Black History Month 2024: First Class- Ch. 1 It Is What It Is

This year for Black History Month we’ll review chapter by chapter Alison Stewart’s First Class: The Legacy of Dunbar, America’s First Black Public High School. This is more Truxton Circle related then this blog’s previous annual looks at Shaw resident and founder of Negro History Week (later Black history month) Dr. Carter G. Woodson’s Mis-Education of the Negro. As Dunbar High School is located in Truxton Circle currently taking up all of Square 554.

The Introduction hinted at the Dunbar High School (DHS) band, chapter one goes into more detail.

It starts in 2004 when music educator Rodney Chambers discovered DHS didn’t have a band director and managed to get a paid job at the school. From there he discovered all sorts of problems that most inner city Black schools experienced. DHS’ grand past had little relationship to its present. Despite that, he managed to grow and improve the band program.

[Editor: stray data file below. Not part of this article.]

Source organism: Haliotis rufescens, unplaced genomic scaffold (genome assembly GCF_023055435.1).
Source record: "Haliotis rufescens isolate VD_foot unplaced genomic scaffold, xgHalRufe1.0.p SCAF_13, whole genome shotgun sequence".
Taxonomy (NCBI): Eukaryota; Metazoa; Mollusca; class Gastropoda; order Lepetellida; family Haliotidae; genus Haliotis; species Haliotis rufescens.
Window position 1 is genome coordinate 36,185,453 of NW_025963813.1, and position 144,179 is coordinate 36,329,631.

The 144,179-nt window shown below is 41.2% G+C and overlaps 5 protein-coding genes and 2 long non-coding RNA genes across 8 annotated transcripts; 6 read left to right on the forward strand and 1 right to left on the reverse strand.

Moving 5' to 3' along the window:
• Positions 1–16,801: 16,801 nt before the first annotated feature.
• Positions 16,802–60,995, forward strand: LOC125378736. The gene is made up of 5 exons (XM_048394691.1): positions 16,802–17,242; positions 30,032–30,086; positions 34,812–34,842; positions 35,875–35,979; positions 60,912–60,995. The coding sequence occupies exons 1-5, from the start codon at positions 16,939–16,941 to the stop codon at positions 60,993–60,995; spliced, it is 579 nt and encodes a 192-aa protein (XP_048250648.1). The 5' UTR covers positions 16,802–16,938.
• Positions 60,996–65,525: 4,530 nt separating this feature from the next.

The path to the 2009 Obama inauguration was long. DHS was one of over a thousand applications. Chambers did not advertise that he’d applied for the chance for his band to march. On the day of the parade there were problems. Some kids went missing.

At this point I will take a break from the book to remember the day before. The band was practicing all over the neighborhood. It was a real treat to see the band marching down my street. I took pictures.

Okay, back to the book.

After the inaugural parade there were comments on a Youtube video as well as other negative feedback regarding their performance. The dance team was a little too spicy.

The point of the first chapter was to show where the school was in the late aughts. The next chapter goes back in time to the beginning, where academics were key and excellence was something to be achieved.

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